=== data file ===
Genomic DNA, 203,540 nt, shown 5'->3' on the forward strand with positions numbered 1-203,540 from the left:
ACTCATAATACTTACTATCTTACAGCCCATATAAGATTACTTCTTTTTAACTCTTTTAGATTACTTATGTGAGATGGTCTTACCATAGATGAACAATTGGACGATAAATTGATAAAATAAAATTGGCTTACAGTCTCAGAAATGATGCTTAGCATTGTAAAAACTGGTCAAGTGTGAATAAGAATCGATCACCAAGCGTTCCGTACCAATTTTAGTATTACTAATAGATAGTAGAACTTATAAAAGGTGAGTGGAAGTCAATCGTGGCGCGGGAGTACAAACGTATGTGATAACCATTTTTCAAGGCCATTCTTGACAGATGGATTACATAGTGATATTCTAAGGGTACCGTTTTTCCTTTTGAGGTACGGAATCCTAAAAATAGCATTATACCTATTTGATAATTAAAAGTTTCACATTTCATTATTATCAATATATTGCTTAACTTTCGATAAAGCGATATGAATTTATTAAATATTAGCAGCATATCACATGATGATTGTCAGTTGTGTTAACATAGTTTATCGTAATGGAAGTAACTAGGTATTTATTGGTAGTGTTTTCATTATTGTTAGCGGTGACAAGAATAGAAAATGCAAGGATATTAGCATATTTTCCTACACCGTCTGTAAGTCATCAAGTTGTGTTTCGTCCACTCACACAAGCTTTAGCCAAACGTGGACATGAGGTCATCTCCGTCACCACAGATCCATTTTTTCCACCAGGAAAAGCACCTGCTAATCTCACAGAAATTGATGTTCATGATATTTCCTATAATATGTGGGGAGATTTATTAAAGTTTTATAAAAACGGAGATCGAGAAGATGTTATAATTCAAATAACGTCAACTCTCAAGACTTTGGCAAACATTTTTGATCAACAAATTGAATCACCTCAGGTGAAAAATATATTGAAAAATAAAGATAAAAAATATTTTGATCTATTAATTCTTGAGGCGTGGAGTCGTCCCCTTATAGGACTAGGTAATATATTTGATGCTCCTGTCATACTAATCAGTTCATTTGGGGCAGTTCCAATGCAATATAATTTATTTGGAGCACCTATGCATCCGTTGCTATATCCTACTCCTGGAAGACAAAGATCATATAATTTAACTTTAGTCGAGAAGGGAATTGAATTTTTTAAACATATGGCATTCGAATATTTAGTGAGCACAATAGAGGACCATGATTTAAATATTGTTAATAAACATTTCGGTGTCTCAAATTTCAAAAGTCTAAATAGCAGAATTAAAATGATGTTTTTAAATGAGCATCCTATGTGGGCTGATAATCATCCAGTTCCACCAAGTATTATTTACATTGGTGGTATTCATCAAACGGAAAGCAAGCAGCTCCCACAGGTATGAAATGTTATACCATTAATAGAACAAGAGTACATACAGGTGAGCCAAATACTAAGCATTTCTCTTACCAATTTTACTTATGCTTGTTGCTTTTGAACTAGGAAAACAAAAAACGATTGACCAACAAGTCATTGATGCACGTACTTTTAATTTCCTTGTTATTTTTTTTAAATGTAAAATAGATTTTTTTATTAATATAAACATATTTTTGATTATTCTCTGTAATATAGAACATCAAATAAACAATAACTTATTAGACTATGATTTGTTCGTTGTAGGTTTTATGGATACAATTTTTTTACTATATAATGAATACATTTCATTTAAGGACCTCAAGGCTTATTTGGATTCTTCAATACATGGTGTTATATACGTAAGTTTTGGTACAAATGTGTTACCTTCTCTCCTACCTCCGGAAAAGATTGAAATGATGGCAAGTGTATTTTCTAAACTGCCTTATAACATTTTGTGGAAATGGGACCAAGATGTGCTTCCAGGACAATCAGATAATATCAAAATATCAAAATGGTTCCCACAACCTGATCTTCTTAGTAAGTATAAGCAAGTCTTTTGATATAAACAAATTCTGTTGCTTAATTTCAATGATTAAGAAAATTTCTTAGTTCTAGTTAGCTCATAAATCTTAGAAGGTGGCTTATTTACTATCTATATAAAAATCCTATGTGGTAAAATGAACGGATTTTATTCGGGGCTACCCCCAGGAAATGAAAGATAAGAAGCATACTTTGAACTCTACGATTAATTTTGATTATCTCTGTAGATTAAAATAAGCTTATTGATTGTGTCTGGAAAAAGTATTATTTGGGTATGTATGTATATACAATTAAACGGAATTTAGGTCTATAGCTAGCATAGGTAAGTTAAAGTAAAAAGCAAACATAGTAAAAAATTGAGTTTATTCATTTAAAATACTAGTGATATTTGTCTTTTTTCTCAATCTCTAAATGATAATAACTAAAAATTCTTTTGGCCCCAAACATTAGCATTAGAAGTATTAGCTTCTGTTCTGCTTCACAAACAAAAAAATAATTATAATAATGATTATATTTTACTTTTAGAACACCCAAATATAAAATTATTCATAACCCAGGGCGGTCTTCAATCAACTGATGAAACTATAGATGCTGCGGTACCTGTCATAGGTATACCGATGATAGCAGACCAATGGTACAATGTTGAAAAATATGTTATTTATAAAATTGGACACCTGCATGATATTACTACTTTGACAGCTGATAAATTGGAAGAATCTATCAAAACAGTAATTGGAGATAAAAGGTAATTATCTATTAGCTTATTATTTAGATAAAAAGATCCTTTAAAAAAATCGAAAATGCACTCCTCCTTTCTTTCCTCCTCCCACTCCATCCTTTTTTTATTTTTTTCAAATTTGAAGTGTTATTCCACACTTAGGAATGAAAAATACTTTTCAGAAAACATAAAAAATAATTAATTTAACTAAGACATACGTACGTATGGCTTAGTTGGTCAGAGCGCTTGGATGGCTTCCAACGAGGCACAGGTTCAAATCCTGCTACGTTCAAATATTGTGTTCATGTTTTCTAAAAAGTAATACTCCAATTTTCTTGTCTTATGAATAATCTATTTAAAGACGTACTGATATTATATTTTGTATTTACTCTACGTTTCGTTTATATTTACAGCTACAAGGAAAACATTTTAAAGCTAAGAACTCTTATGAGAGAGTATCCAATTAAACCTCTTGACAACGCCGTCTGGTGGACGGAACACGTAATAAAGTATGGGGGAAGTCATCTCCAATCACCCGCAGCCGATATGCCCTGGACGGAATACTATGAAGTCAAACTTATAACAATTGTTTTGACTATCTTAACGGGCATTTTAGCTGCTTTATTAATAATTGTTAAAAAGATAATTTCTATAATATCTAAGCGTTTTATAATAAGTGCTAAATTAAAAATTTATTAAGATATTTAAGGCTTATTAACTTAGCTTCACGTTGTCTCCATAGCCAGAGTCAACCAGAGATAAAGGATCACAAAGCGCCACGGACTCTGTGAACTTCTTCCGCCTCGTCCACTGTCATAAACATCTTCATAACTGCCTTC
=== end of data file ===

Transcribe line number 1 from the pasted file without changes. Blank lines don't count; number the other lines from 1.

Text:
Genomic DNA, 203,540 nt, shown 5'->3' on the forward strand with positions numbered 1-203,540 from the left: